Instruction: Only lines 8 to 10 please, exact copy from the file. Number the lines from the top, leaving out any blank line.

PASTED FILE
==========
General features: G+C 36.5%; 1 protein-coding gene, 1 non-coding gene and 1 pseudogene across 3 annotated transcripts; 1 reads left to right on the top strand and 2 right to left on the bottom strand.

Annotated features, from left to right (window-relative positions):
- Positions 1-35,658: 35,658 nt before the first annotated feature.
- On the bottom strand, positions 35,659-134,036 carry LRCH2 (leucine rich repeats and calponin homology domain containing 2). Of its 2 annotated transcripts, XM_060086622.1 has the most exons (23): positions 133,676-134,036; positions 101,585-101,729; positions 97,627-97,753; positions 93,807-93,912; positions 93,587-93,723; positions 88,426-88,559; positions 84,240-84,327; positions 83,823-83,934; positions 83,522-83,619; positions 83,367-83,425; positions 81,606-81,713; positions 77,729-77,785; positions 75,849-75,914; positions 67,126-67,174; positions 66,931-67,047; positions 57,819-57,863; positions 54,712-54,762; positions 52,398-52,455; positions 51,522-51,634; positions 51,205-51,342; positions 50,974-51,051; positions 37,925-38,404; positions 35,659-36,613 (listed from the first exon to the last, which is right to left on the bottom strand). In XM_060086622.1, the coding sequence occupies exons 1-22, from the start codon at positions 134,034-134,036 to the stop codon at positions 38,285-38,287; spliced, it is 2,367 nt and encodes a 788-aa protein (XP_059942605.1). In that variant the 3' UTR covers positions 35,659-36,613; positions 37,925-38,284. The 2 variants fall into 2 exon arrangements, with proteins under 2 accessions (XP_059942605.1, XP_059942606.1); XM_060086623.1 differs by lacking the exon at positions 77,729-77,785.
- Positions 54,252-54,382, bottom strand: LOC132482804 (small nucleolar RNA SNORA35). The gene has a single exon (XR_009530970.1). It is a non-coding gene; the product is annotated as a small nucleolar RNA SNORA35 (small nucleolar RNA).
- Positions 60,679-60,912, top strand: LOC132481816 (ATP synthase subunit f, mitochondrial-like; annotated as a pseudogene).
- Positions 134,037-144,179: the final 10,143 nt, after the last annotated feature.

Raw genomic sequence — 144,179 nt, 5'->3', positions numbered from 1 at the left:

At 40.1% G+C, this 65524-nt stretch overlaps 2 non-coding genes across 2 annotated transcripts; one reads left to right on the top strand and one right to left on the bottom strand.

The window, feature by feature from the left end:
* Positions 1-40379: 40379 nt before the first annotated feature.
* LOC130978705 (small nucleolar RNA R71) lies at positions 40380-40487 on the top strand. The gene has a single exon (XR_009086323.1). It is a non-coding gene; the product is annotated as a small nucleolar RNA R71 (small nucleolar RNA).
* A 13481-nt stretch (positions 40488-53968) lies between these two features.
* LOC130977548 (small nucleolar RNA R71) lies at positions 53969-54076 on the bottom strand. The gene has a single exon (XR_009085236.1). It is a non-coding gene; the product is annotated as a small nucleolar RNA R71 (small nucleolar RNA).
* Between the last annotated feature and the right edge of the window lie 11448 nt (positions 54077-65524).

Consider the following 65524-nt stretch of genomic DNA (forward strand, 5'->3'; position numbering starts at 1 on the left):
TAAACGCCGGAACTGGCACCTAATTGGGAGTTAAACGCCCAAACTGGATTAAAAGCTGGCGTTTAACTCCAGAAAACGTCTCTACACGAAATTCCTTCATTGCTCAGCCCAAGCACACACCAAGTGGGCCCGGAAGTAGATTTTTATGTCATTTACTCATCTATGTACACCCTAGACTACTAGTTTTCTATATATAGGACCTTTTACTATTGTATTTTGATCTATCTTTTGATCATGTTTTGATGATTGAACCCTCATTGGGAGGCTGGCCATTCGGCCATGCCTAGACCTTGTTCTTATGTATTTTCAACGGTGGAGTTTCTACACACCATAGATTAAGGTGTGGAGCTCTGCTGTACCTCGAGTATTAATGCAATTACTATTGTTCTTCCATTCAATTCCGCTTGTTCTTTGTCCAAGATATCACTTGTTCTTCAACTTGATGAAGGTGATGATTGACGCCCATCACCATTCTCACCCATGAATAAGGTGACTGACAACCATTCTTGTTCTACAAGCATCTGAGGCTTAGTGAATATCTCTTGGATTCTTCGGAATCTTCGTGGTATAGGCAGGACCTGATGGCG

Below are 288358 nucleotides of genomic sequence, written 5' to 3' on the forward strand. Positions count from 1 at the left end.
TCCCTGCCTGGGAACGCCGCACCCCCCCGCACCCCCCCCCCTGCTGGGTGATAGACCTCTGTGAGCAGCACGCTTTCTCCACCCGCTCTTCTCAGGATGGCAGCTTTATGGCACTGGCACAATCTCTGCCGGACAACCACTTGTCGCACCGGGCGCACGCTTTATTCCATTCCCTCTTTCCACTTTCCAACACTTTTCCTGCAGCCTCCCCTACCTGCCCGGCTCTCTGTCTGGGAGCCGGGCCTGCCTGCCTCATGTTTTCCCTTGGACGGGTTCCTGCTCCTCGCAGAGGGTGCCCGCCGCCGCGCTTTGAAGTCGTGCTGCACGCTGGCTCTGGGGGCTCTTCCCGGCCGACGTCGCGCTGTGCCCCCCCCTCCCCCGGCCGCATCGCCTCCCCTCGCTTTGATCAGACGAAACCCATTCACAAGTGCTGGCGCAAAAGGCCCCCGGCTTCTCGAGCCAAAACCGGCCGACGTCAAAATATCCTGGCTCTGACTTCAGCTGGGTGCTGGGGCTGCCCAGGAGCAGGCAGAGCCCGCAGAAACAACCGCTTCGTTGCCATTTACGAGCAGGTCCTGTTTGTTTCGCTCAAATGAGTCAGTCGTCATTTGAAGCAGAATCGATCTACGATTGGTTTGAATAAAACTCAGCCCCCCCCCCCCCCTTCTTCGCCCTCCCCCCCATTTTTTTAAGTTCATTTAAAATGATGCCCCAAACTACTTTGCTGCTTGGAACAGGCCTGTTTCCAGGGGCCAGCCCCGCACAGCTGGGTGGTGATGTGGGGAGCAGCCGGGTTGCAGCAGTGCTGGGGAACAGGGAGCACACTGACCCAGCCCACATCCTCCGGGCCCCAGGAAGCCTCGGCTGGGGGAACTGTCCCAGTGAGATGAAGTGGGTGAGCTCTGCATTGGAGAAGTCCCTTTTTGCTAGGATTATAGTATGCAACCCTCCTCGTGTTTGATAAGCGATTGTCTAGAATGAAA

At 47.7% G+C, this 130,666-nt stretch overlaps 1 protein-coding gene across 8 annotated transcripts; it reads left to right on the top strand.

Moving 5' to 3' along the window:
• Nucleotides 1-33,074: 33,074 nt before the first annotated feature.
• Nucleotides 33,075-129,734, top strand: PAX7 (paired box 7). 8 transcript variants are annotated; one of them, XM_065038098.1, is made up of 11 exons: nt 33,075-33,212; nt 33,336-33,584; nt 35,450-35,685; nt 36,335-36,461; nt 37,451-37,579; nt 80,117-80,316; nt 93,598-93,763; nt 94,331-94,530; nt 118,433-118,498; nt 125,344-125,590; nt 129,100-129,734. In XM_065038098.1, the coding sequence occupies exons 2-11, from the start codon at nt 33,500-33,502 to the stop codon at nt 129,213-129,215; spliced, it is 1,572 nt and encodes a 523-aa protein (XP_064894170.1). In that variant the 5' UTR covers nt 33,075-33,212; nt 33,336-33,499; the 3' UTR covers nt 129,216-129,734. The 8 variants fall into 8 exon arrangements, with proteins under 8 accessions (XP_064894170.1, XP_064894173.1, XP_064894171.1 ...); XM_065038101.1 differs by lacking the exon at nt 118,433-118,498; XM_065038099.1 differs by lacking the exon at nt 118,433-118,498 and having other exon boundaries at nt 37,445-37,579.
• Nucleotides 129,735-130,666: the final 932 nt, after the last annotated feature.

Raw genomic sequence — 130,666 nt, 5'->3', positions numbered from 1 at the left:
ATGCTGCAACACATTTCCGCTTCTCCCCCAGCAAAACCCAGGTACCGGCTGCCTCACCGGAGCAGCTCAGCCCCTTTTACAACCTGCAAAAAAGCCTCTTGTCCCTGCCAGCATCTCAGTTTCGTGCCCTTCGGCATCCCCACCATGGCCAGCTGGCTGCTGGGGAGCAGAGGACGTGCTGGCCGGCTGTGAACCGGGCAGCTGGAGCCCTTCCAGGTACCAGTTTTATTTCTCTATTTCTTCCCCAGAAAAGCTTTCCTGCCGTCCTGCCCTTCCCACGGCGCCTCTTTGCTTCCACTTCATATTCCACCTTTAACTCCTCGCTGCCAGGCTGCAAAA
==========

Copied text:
Raw genomic sequence — 144,179 nt, 5'->3', positions numbered from 1 at the left:

At 40.1% G+C, this 65524-nt stretch overlaps 2 non-coding genes across 2 annotated transcripts; one reads left to right on the top strand and one right to left on the bottom strand.

The window, feature by feature from the left end: